Top advertisers on Twitter curtailed their spending after Elon Musk took charge, according to estimates collated for Reuters by research firm Pathmatics, in the latest blow to the company’s main revenue source.
Fourteen of the top 30 advertisers on Twitter suspended all advertising on the platform after Musk took over on October 27, based on Pathmatics estimates. Four advertisers cut spending between 92% and 98.7% from the week before Musk’s takeover through the end of 2022.
Overall, advertising spending by the top 30 firms dropped by 42% to an estimated $53.8 million for November and December combined, according to Pathmatics, despite a jump in spending by six of them.
Pathmatics said the previously undisclosed figures on Twitter advertising are estimates. The company forms its estimates on technologies that monitor ads on the Twitter app and desktop browsers along with those that mimic user experience.
But the firm said those estimates do not comprise deals advertisers may get from Twitter, or promoted trends and accounts. “It is possible the spending data could be higher for some brands” if Twitter is giving incentives, Pathmatics said in an email.
Twitter failed to reply to multiple requests for comment.
In a November event on Twitter Spaces, Musk, speaking on the issue of companies suspending ads, said that he understands if advertisers “want to give it a minute.” He added that “the best way to see how things are evolving (at Twitter) is just using Twitter.”
Technology-focused publication The Information, quoting details shared by a top Twitter ad executive at a staff meeting on Wednesday, reported that Twitter’s fourth-quarter revenue dropped nearly 35% year over year due to a plunge in advertising.
Twitter reported a loss of $270 million in the quarter ended June 30, on total revenue of around $1.18 billion. The Pathmatics estimates indicate continued upheaval in Twitter’s main revenue stream going into 2023, caused by a pullback from major consumer brands.
Forward bookings, or agreements to seal in future ads, also fell for January and February, according to research firm Standard Media Index, which did not give details.
Twitter is taking steps to turn around the advertiser exodus. It has put in place a slew of initiatives to regain advertisers, offering some free ads, relaxing a ban on political advertising, and granting companies greater control over the positioning of their ads.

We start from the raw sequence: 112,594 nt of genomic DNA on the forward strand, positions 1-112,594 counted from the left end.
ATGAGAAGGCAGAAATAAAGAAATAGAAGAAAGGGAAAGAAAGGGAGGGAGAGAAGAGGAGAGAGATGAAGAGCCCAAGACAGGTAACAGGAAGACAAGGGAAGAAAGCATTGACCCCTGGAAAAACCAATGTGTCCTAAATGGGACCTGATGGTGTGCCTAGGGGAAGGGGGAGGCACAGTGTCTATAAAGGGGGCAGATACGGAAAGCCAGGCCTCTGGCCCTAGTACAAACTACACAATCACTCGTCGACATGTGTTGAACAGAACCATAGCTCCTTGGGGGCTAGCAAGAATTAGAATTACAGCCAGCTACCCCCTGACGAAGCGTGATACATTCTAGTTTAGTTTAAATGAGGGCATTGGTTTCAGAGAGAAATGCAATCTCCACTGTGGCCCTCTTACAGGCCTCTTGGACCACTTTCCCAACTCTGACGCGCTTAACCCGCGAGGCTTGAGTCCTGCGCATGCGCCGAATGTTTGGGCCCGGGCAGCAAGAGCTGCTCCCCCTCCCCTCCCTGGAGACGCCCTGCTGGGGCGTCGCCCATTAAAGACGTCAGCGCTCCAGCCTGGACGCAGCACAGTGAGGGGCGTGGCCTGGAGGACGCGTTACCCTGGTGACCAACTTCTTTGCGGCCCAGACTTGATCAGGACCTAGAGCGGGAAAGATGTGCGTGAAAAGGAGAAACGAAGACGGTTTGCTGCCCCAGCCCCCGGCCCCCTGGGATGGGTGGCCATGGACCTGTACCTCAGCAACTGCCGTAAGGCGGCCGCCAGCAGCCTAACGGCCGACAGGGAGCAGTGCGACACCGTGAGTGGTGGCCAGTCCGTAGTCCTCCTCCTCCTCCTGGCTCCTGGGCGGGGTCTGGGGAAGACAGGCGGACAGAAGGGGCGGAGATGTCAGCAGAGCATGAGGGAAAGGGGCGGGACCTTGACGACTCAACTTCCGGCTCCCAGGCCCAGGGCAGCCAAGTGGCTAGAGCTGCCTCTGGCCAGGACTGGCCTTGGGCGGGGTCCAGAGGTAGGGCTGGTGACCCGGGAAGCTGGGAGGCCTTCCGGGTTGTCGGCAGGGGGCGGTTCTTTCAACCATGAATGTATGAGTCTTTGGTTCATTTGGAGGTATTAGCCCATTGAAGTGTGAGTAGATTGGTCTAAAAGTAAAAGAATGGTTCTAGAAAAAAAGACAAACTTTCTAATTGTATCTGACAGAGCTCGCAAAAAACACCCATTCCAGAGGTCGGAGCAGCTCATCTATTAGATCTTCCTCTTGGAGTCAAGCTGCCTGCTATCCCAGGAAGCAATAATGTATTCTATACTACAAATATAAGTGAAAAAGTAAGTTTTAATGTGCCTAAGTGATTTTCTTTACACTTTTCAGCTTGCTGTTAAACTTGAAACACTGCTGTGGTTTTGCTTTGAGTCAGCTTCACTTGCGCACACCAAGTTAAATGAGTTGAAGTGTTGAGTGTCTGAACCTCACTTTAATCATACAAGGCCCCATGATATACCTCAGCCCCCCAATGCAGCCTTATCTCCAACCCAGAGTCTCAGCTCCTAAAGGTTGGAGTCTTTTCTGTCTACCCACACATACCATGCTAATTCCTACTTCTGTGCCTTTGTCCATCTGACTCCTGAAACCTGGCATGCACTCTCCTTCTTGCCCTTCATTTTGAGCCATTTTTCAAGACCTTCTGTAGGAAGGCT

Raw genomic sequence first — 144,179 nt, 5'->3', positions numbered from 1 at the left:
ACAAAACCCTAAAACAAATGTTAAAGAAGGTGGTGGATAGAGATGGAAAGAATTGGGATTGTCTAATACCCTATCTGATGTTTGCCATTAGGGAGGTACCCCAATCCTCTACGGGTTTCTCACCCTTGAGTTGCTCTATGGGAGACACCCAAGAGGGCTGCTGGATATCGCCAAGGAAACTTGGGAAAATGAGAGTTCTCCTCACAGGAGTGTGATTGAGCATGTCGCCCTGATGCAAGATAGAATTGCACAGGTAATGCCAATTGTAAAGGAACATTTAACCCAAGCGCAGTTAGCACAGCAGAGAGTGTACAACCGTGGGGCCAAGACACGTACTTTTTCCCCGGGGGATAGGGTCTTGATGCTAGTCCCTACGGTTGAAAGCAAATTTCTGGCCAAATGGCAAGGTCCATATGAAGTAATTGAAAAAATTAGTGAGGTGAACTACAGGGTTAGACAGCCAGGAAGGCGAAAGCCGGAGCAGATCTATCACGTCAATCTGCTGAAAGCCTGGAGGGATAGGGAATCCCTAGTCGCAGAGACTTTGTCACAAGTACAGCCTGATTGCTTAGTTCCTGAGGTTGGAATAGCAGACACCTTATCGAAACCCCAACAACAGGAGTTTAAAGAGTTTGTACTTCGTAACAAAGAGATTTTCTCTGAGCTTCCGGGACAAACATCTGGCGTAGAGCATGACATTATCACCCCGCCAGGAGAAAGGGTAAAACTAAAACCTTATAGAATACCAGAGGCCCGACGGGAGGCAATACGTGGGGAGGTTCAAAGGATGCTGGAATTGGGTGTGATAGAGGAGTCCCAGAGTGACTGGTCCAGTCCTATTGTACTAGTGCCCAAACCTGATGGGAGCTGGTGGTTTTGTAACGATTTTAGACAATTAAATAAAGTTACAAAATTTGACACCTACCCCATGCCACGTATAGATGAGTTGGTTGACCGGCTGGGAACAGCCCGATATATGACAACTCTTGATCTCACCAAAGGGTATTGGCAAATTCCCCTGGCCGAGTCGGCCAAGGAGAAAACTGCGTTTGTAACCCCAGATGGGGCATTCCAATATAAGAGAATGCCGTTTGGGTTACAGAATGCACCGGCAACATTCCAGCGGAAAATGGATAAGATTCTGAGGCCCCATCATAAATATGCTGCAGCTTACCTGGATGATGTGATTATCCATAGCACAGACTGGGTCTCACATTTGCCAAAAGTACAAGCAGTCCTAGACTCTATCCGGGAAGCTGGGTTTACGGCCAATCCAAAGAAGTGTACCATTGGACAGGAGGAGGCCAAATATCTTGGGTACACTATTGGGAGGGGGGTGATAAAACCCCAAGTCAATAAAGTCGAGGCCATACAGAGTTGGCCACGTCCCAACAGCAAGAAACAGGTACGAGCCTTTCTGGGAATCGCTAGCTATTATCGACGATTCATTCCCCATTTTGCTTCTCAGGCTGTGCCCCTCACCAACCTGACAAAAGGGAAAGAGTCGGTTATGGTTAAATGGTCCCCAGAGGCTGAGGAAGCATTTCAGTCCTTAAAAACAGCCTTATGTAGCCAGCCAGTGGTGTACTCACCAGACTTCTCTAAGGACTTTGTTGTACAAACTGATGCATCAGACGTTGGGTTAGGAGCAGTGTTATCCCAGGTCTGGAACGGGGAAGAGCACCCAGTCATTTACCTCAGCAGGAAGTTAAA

“They’re frankly really amazing incentives. Honestly, I’ve not seen that type of incentive ever from any advertiser,” said Molly Lopez, owner of ad agency HITE Digital Miami.
Moreover, Mark DiMassimo, founder of New York-based ad agency DiMassimo Goldstein, said that “bargain basement” direct marketers and political action committees – huge spenders on Meta Platform Inc’s (META.O) Facebook – may bridge the advertising gap.
Coca-Cola Co (KO.N) paused spending in mid-November, after buying an estimated $1.1 million in Twitter ads earlier that month, while HBO spending fell to approximately $38,000 last month from nearly $1.1 million the month before, Pathmatics found.
Coca-Cola would not comment. HBO spokesperson Chris Willard failed to comment on the specifics of advertising spending, but said “we will be assessing the platform under its new leadership and determine appropriate next steps.”
Among consumer brands, Stouffers meal manufacturer Nestle SA (NESN.S) and Heinz ketchup maker Kraft Heinz Co (KHC.O) halted all advertising, according to the Pathmatics estimates. Nestle and Heinz would not comment.
Mass retailer Target Corp (TGT.N) and department store operator Kohls Corp (KSS.N) also missed to advertise on Twitter on Black Friday, one of the busiest shopping days of the year, the estimates show. Kohls did not respond to requests for comment.
However, PepsiCo Inc (PEP.O) and Apple Inc (AAPL.O) ramped up spending, according to Pathmatics.
Apple failed to reply to requests for comment. PepsiCo would not comment.
Amazon.com Inc (AMZN.O) and financial technology provider SmartAsset said Pathmatics estimates showing a jump in advertising were incorrect. Amazon did not expound further and SmartAsset said the figures were “inflated” without providing details. Pathmatics said, “we want to reiterate that our figures are just estimates.”
Musk’s arrival at Twitter intensified a slump in advertising that started in September after Reuters reported that promotions popped up alongside tweets soliciting child pornography.
Most of the firms halted spending in November, the estimates show, the same month that Musk reactivated banned accounts and unveiled a paid account verification that led to scammers impersonating corporations.
Pet food provider Mars Inc and Telecommunications Company AT&T Inc (T.N) cut spending in September because of concerns about brand safety.
As the companies pulled out of Twitter, they maintained and in some cases increased advertising on Meta Platform Inc’s (META.O) Instagram and Facebook and on the short video app TikTok, according to Pathmatics.
Meta and TikTok did not instantly respond to requests for comment.
AT&T said it halted advertising in September due to “concerns around content appearing next” to its ads. The company has been speaking to Twitter about its concerns, according to a person conversant with AT&T’s thinking.
Mars said its “suspension remains in effect.”
Twitter has told Reuters it is devoted to child safety. The platform is relying on automation to moderate content and restrict abuse-prone hashtags and search results in areas including child exploitation.
Companies also reduced tweeting. As of January 19, Target and Special K cereal maker Kellogg Co (K.N) last tweeted in October; Coca-Cola and electronics retailer Best Buy Co Inc(BBY.N) stopped tweeting in November, a Reuters review of the company’s main feeds showed.
Best Buy, Target, and Kellogg did not reply to requests for comment.